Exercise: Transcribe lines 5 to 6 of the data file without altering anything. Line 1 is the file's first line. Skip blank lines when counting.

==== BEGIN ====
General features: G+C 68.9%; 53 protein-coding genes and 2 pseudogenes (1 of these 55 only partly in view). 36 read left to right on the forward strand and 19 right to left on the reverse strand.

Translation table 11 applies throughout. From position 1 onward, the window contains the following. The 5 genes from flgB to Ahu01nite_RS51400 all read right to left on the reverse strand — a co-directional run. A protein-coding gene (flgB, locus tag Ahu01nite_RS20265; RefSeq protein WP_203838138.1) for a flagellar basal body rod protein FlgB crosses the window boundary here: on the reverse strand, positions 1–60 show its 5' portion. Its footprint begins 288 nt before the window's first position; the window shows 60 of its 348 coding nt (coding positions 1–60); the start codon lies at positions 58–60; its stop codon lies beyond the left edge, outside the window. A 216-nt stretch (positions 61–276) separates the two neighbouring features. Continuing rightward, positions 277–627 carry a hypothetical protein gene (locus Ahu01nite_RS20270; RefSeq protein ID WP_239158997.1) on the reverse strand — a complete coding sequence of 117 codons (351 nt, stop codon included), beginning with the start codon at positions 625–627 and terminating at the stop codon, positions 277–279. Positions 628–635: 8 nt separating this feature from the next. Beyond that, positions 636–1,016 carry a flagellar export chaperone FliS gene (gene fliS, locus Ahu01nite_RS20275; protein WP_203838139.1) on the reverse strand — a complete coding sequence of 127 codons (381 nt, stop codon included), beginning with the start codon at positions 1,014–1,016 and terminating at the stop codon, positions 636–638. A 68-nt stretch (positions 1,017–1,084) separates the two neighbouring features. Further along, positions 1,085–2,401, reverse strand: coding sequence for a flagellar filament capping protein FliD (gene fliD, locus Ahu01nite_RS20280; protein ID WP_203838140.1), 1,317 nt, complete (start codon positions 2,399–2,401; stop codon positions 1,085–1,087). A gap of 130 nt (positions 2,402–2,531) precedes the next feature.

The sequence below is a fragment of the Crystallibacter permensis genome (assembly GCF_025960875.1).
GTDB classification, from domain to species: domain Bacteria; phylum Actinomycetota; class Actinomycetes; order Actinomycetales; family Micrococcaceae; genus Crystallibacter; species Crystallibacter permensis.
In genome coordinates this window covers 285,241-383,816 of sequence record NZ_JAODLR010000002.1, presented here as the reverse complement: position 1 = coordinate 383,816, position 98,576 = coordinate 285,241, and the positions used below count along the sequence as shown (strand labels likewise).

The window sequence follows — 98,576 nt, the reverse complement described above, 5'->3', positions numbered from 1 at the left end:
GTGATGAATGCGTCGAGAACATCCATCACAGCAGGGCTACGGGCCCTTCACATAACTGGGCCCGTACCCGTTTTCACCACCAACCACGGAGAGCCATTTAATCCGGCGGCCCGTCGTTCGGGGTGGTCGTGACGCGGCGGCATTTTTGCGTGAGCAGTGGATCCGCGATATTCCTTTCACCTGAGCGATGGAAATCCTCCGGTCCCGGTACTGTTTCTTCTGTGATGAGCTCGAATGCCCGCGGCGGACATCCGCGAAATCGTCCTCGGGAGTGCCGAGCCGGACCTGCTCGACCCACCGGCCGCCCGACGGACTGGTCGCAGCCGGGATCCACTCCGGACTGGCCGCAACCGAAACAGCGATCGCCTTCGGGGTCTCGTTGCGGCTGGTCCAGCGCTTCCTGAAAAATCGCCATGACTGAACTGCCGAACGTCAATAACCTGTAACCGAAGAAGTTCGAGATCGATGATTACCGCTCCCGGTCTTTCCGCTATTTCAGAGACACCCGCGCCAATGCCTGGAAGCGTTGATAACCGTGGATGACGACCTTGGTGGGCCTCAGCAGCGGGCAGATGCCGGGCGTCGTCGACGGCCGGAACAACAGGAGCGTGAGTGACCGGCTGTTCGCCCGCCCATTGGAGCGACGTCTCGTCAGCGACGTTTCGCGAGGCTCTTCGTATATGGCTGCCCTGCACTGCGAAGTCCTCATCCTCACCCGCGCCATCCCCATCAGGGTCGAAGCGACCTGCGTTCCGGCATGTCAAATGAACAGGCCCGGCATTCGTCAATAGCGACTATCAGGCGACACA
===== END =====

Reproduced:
In genome coordinates this window covers 285,241-383,816 of sequence record NZ_JAODLR010000002.1, presented here as the reverse complement: position 1 = coordinate 383,816, position 98,576 = coordinate 285,241, and the positions used below count along the sequence as shown (strand labels likewise).

The window sequence follows — 98,576 nt, the reverse complement described above, 5'->3', positions numbered from 1 at the left end: